On 14 November 2019, the Prosecutor of the International Criminal Court (ICC) was authorised to investigate alleged crimes related to the forced deportation of an estimated 600,000 to one million Rohingya from Rakhine State in Myanmar across the border into Bangladesh.
In June 2020, the Human Rights Council called for close and timely cooperation between the Mechanism and the ICC (resolution 43/26). The Mechanism has been engaging regularly with the Office of the Prosecutor and sharing information and evidence.
What is the ICC?
The ICC is a permanent criminal court which investigates and tries individuals charged with serious international crimes including genocide, war crimes and crimes against humanity.
How does the ICC decide what to investigate?
In general terms, any State Party to the Rome Statute (the agreement establishing the ICC) can request the Prosecutor to carry out an investigation. A State which is not party to the Rome Statute can also accept the jurisdiction of the ICC with respect to crimes committed in its territory or by one of its nationals and request the Prosecutor to carry out an investigation. The United Nations Security Council may also refer a situation to the ICC for further investigation.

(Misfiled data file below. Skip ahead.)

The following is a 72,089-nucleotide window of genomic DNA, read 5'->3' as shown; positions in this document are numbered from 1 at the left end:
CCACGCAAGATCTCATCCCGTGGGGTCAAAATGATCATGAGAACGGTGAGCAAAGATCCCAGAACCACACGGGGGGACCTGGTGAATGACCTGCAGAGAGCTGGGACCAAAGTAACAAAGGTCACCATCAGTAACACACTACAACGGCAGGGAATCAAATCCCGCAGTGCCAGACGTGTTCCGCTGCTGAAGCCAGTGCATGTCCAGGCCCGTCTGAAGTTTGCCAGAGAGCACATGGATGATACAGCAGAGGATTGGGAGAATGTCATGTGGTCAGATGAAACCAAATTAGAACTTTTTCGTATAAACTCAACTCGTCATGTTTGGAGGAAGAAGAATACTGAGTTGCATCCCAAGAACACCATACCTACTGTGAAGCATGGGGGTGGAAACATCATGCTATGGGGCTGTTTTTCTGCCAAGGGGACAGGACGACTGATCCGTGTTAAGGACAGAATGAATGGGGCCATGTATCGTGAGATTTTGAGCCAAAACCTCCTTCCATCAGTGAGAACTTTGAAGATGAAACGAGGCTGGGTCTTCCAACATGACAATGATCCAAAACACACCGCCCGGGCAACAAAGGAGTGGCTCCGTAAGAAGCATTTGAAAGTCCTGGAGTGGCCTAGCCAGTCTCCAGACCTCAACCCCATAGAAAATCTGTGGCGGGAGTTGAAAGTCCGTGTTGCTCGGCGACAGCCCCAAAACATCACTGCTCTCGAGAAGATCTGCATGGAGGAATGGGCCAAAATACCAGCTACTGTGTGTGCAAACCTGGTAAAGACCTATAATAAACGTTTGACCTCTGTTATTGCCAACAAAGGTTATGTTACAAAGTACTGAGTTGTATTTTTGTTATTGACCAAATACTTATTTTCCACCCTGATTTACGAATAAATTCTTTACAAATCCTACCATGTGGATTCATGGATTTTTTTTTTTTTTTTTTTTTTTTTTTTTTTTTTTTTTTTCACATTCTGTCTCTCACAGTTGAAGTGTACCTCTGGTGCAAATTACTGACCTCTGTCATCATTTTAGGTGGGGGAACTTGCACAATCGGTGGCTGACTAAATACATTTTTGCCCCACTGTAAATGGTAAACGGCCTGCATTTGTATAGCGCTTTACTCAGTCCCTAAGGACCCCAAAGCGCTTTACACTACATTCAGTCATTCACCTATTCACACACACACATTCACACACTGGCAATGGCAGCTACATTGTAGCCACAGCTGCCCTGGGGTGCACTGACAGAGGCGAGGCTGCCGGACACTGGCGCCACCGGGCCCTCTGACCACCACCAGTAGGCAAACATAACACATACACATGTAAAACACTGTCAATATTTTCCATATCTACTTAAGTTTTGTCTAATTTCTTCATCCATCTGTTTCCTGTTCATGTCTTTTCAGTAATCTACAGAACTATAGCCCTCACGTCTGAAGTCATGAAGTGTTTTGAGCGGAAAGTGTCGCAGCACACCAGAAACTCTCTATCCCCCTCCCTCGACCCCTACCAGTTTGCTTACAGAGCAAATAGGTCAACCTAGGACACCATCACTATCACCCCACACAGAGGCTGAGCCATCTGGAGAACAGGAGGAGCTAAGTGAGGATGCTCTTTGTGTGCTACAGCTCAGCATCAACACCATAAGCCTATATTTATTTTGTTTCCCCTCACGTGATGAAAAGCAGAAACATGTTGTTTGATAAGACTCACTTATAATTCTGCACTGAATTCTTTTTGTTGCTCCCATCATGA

The Prosecutor can also open an investigation on his/her own initiative when crimes may have been committed by nationals of a State Party or of a State which has accepted the jurisdiction of the ICC, or when the crimes were committed in the territory of such a State. In this case, the Prosecutor must obtain permission from the Pre-Trial Chamber.
Who authorised the ICC Prosecutor to investigate the Bangladesh/Myanmar situation?
In November 2019, Pre-Trial Chamber III authorized the Prosecutor to open an investigation into Bangladesh/Myanmar following the Prosecutor’s request. While Myanmar is not a State Party, Bangladesh ratified the Rome Statute in 2010. The judges determined that the ICC has jurisdiction over the situation because part of the alleged criminal conduct took place on the territory of Bangladesh.
The judges accepted that a reasonable basis exists to believe that crimes against humanity of deportation across the Myanmar-Bangladesh border, and of persecution, on grounds of ethnicity and/or religion against the Rohingya population, may have been committed. They authorised the Prosecutor to investigate these crimes, and to investigate any other crimes if they are within the ICC’s jurisdiction and are sufficiently linked to the situation described in the Prosecutor’s request.